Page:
Better Coccidiosis Control

NETHERLANDS - Herman Peek of the University of Utrecht reports that vaccination is a more effective way to control coccidiosis than drugs, and that vaccination may be made cheaper in future by making use of cross-protection between some Eimeria species.
calendar icon 23 February 2010
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Herman Peek from the Faculty of Veterinary Medicine at the University of Utrecht defended his thesis entitled Resistance to anticoccidial drugs: alternative strategies to control coccidiosis in broilers at the University last week.

Coccidiosis is a common disease among poultry, caused by a parasite that primarily affects the intestines. For poultry farmers, the disease can result in significant economic losses due to reduced feed conversion efficiency as well as slower growth, increased mortality rates and the costs of prevention and treatment. Around the world, coccidiosis costs more than €2 billion each year. Prevention of the spread of the disease among broilers is primarily based on hygiene measures and adding anti-coccidiosis drugs to feed or drinking water.

In his doctoral research at the University of Utrecht, Herman Peek showed that the parasite is often resistant to these anticoccidial drugs on Dutch, German and Spanish poultry farms. This factor, combined with new legislation, has increased the demand for alternative measures for preventing and limiting the spread of the coccidia parasites.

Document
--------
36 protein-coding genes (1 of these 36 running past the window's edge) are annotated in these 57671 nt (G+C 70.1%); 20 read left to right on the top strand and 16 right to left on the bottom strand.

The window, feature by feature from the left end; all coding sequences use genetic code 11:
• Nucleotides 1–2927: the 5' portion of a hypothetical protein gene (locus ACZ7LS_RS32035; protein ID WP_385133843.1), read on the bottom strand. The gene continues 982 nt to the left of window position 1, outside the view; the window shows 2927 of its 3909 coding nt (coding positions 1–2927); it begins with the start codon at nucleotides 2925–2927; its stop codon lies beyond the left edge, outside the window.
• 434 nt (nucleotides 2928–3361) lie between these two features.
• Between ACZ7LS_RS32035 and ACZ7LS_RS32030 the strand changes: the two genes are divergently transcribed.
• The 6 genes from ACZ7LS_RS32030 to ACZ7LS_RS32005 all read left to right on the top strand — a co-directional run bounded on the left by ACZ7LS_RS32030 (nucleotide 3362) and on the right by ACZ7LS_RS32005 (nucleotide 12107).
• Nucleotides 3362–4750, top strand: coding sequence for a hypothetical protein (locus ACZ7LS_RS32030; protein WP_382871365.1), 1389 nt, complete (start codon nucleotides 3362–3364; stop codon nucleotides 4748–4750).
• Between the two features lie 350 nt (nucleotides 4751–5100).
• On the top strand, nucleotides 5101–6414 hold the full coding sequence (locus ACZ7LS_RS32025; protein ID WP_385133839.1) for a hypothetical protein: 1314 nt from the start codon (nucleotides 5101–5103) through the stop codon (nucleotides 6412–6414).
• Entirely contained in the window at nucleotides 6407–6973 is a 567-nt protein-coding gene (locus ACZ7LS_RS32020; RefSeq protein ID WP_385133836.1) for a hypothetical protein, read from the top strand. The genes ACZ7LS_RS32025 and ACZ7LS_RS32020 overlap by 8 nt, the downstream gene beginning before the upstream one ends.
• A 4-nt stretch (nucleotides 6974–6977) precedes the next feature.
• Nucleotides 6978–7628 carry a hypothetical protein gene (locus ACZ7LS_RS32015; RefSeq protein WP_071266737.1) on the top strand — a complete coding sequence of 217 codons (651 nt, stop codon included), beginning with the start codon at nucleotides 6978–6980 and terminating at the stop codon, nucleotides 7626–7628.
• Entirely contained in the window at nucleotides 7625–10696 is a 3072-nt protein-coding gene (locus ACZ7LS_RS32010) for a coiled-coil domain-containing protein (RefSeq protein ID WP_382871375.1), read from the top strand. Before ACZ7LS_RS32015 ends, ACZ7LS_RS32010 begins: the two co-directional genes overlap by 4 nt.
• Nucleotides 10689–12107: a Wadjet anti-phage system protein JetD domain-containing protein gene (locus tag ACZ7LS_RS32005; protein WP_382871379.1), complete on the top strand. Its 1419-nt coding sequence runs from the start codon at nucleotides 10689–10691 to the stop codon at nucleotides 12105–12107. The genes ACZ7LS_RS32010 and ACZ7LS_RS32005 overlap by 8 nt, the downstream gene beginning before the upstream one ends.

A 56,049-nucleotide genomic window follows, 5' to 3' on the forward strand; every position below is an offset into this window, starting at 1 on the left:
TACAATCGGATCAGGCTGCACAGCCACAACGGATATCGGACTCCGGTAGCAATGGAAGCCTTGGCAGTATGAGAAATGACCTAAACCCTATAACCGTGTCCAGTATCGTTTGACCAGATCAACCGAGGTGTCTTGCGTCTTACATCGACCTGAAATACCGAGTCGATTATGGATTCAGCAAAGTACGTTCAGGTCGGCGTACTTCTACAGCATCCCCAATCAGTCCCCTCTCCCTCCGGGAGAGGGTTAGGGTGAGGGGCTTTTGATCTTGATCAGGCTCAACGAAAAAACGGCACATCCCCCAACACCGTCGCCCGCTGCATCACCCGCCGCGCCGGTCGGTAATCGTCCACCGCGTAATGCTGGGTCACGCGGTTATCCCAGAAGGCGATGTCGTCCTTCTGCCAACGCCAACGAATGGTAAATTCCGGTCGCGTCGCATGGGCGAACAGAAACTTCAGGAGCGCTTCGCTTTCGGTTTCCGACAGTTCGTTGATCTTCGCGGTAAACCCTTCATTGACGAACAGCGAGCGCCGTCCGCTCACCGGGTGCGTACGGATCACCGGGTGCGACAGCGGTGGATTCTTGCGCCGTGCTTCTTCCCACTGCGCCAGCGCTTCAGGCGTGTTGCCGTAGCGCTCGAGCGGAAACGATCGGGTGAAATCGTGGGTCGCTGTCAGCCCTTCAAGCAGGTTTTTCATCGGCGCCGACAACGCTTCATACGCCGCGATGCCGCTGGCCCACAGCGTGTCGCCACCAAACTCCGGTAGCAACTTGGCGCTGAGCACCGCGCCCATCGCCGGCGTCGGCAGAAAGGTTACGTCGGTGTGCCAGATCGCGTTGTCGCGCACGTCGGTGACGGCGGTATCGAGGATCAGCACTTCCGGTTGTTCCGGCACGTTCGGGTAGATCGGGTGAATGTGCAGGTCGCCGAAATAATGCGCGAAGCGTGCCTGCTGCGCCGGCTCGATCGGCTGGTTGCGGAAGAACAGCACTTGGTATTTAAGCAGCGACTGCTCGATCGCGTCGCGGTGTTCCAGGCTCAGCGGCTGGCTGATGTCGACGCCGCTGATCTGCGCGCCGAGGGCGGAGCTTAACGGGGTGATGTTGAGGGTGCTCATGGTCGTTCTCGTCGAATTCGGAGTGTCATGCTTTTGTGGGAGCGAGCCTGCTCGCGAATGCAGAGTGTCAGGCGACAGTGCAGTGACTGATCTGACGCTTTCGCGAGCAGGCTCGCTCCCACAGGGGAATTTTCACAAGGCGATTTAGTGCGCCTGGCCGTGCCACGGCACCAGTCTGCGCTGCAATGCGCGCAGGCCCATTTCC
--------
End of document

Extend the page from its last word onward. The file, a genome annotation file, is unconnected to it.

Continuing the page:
Vaccination has proven to be a very effective strategy against coccidiosis, and Mr Peek's research has also shown that there is a relationship between vaccination with parasites that are sensitive to anti-coccidiosis drugs and a reduction in the number of resistant parasites at the farm.

His research into three alternative products – ibuprofen, protease and a prebiotic – revealed that they have limited anticoccidial effects. These products therefore cannot be considered as effective alternatives to current treatments.

Continued studies into improved vaccines have shown that three different types of parasites (Eimeria acervulina, E. tenella and E. maxima) provide some degree of cross-protection against E. acervulina and E. tenella. This knowledge may eventually lead to the production of coccidiosis vaccines that are less expensive and more effective, concluded Mr Peek.

Further Reading

- Find out more information on coccidiosis by clicking here.
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